And it just looks so much better than the original.
People will say it doesn’t. Or that it looks even worse. This seems to be because they play with dsfix – an unofficial tool that fixed bugs in the game and enabled higher-resolution graphics.
I prefer not to install unofficial patches for my software – especially for games that feature online play. But I get it: everyone’s using it and the patched graphics are comparable or even better in some regard. Okay fair but not everyone has it or knows about it.
As far as I’m concerned, Dark Souls Remastered is better than vanilla Dark Souls.
OBS Studio for recording and Avidemux for post-processing. Where possible, Ramona Dark Souls was produced with Free and Open Source software.
Alas, Dark Souls itself, Steam and Windows are all proprietary.
Initially, I was only using OBS Studio and that resulted in the first lost recording. Unfortunately, the tool does not have a built-in recording indicator and since I knew of no video editing tools and didn’t want to spend time learning any, my recording process used to be:
- Start OBS Studio
- Start the game
- Load the game to where you’ve left off last time
- Press the recording keyboard shortcut
- Play the game, hoping it’s being recorded
- Press the “stop recording” shortcut
- Quit the game, pray that the stuff got recorded
- Backup and upload to youtube
Incidentally, I’d used the same method for my Spelunky Daily Challenges a few years back. It is a miracle only a single recording ever got lost.
When that happened, I’ve decided to fix this up. The obvious solution would be set OBS to play a little sound or show some sort of overlay indicator that the content is being recorded.
OBS itself doesn’t do that, but there are plugins to do this. They all seemed super complicated and required installing extra dependencies, so I’ve looked for a different tool.
I’ve tried Nvidia ShadowPlay and that seemed to work pretty well. Until I’ve lost another recording.
ShadowPlay does the recording indicator perfectly. I loved it. But it’s geared towards recording shorter clips (e.g. highlights from a current play), the audio quality is worse, it has to split videos into multiple files (on Windows 7 only, but that’s what I’ve got) and the videos are much bigger on disk.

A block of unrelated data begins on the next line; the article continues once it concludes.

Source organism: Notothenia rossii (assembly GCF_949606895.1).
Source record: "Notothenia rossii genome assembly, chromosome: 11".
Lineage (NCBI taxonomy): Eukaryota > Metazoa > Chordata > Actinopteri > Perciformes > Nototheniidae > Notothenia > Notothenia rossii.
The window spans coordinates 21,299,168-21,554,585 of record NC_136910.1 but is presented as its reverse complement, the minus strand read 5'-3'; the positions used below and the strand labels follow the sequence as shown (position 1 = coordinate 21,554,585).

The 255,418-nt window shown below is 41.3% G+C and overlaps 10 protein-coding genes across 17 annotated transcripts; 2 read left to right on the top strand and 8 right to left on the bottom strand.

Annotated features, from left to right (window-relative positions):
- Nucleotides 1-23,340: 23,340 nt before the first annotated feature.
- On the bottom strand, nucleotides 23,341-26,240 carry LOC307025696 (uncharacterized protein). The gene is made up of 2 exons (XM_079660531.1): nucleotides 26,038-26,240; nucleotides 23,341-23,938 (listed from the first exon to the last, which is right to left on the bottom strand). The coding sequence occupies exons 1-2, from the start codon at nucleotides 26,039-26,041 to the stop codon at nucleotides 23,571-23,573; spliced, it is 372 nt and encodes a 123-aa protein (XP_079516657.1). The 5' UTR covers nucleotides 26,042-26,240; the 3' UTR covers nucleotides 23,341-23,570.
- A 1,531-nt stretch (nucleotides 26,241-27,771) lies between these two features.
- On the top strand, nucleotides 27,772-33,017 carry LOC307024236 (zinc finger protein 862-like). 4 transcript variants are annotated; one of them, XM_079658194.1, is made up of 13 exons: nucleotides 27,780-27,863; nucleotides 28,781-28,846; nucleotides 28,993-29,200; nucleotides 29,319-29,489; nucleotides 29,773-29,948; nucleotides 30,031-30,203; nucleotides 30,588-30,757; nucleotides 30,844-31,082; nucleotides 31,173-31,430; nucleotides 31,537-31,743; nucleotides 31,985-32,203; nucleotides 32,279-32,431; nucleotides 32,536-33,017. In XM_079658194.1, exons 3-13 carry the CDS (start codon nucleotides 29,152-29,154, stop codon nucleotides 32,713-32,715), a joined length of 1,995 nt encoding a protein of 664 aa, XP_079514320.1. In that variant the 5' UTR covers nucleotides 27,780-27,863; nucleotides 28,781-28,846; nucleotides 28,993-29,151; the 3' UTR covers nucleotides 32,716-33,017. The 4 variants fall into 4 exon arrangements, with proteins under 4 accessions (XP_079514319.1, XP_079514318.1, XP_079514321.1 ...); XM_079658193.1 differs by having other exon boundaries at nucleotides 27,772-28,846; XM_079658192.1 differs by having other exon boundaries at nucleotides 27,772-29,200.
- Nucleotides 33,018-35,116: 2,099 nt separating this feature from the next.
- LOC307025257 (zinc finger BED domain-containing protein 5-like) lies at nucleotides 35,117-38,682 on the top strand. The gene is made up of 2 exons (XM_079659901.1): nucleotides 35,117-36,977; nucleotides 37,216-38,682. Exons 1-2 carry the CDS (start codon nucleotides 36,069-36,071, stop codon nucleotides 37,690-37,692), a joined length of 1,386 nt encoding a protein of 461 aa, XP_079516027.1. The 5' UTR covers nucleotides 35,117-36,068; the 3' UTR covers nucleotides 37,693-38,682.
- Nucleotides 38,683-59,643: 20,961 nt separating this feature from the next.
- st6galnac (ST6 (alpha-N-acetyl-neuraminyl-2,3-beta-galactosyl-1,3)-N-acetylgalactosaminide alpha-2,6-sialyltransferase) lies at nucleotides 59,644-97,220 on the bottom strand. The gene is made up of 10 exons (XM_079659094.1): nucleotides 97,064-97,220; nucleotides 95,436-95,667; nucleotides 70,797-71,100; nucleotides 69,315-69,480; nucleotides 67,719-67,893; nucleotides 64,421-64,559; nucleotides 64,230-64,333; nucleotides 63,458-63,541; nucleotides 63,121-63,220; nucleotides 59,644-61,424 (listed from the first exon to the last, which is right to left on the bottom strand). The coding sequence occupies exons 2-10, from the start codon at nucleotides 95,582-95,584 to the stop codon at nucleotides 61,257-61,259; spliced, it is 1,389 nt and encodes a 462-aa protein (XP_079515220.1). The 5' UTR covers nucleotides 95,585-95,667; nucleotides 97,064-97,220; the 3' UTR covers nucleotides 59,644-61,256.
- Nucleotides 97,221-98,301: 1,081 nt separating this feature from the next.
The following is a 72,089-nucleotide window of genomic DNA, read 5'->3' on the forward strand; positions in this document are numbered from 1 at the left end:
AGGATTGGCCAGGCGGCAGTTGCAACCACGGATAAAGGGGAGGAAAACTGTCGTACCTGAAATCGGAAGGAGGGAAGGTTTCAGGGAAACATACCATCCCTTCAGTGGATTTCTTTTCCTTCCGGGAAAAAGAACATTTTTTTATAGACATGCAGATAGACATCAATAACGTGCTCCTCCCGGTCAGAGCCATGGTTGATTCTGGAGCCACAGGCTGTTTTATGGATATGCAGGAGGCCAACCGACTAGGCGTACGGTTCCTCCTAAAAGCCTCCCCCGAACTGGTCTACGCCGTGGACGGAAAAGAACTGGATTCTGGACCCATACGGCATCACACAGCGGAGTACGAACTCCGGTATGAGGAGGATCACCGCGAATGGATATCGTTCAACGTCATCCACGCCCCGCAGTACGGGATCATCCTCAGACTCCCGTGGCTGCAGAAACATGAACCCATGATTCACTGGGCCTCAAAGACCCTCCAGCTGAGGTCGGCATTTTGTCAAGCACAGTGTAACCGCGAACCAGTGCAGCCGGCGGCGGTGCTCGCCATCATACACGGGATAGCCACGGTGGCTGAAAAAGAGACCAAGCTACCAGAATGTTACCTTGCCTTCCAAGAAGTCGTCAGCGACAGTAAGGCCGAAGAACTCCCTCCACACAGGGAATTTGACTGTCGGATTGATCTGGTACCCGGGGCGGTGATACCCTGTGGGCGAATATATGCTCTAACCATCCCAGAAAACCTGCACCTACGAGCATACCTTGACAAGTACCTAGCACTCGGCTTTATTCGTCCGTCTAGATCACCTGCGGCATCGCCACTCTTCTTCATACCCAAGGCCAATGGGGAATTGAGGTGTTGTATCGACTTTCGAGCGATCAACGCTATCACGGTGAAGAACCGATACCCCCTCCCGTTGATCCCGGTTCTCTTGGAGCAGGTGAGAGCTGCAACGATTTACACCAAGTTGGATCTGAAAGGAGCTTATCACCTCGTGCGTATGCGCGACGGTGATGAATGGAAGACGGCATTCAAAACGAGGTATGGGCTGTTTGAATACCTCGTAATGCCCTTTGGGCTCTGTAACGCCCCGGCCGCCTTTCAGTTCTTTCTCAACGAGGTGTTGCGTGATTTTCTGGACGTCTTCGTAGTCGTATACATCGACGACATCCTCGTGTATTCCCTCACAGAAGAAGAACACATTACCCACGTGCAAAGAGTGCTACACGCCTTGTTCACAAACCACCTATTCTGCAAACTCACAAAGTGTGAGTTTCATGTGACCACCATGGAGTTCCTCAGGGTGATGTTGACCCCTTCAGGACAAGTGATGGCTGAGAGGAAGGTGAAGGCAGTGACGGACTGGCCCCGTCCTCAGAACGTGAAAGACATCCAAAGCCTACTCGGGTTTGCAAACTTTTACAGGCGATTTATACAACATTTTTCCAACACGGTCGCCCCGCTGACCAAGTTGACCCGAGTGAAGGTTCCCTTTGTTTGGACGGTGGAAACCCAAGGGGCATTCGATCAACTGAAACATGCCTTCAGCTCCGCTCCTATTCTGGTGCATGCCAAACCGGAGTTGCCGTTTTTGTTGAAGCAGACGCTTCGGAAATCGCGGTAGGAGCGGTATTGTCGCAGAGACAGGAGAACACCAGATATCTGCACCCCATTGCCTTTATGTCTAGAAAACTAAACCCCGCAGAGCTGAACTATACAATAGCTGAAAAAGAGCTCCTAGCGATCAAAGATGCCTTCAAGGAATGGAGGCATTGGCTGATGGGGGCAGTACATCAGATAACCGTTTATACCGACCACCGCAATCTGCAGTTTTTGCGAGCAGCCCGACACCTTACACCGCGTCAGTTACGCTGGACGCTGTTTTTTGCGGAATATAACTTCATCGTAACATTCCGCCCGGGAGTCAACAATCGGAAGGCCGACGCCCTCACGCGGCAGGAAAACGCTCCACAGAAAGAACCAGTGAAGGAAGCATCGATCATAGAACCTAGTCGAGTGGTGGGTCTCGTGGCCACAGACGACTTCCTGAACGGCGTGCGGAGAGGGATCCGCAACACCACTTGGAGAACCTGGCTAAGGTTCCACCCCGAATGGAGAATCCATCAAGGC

At some point, a recording filled up all my disk space and then started throwing the recordings away without any indication
So I’ve decided to go back to OBS (which was perfect in every way except you didn’t know whether you were recording) and change my workflow slightly:
- Start OBS Studio
- Start the recording
- VERIFY that the recording file is actually created on disk
- Start the game
- Load the game, play the game, quit the game
- Stop the recording
- Edit the video like A PROFESSIONAL and cut off the extra bits before and after the actual game play
- Backup and upload to youtube
I had to learn how to edit (well, cut) videos and it turns out that Avidemux which I was already familiar with already was perfect for the job.
Since then, I’ve never lost a video recording…
I have lost audio though
I still don’t know why, but for one episode, the microphone just didn’t record. The video was there, along with the in-game audio, but my voice never made it.
So I’ve rewatched the whole thing and did a post-production commentary and then spent two hours trying to sync them together.
To prevent that form happening ever again, I’ve added another step between starting the recording and starting the game:
2.5. VERIFY that the audio from the mic is being picked up
Haven’t had an issue since.
I was having a lot of fun doing this, but this project would not exist if it weren’t for Marsh Davies and Rich Stanton from Crate and Crowbar.
I kept hearing great stuff about the world, systems and storytelling of Dark Souls, but the main beats of the game (combat-heavy realtime action game, really difficult, full of boss fights and repetition) were extremely off-putting to me.
So when they recorded a full playthrough, I’ve watched it, hoping to understand what made this game so special:
I’ve never expected to actually play it, but I’ve really enjoyed the videos and the game did indeed seem interesting. So when it was on sale for a fiver, I snagged it up and tried it and almost gave up on the first boss and then I defeated it and the rest is history.
Rich and Marsh as well as anyone else who made that happen: cheers!
(they’ve also lost a recording so I’m in a great company)
I’d also like to thank the fine folks at the Crate and Crowbar podcast in general because they’ve mentioned Dark Souls in almost every episode and that was what piqued my interest originally. Incidentally, the same happened with Spelunky – another of my favourites.
And every time a new C&C episode comes out, my life is a little brighter.